This is unlikely to result in good policy and development outcomes, particularly when the problems being addressed are associated with complexities such as poverty, livelihoods, agrarian transitions, social justice or sustainability. It is important to ask how common policy responses articulate with ongoing economic, social and political transitions, and with young people's own imperatives, aspirations, strategies and activities.
Interesting new publication from colleagues over at IDS.

Localizing Development: Our Journey

Given the time this report has taken and the sometimes strong emotions it has evoked among friends and colleagues, a short history of its review process might perhaps be of interest. The draft report, after initial review within the research group, was sent out for internal and external review over a year ago. The internal review process was extensive and much longer than is the usual practice within the Bank, spanning several months. It yielded many comments and commentaries. This process was followed by a number of presentations, including to the Bank’s executive directors and to Bank staff during social development week earlier this year. Due to this we were also able to incorporate several new studies that came out this year and to review some unpublished evaluations of community driven development projects that we were alerted to by internal reviewers. A summary of our findings requested by the then President Bob Zoellick led to a joint note written with operational colleagues recommending concrete changes.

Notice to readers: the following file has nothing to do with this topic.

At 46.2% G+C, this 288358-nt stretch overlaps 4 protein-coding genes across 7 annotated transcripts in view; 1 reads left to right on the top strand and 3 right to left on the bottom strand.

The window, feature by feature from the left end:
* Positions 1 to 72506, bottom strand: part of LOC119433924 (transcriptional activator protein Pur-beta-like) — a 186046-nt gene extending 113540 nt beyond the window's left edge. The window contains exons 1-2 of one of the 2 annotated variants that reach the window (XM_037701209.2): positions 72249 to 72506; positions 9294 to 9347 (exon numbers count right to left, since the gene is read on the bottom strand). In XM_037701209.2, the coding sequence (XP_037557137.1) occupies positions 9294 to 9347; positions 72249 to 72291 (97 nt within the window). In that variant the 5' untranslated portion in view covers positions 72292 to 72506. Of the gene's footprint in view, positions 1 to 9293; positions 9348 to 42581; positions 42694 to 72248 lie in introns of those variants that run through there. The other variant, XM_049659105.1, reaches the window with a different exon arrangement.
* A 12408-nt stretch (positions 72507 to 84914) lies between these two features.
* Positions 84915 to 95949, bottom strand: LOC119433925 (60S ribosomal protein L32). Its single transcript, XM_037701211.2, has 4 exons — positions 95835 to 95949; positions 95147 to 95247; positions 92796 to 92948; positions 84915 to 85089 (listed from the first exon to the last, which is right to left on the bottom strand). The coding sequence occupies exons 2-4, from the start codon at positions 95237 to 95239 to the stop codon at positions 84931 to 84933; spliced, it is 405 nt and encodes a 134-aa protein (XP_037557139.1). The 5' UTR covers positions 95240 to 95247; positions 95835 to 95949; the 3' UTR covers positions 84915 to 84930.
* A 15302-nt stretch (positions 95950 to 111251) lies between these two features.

I'm looking forward to reading the report. I like the reflections on the process already...

Announcing the $25 Million AidData Center for Development Policy
Brad Parks, AidData's Co-Executive Director at William & Mary, believes that the creation of the AidData Center for Development Policy will “fundamentally change the way that foreign assistance is targeted, monitored, and evaluated.”
“The Center will build a global network of geographers, economists, political scientists, computer scientists, and statisticians who are committed to helping USAID and other development agencies reduce the cost and increase the impact of their aid programs,” Parks said.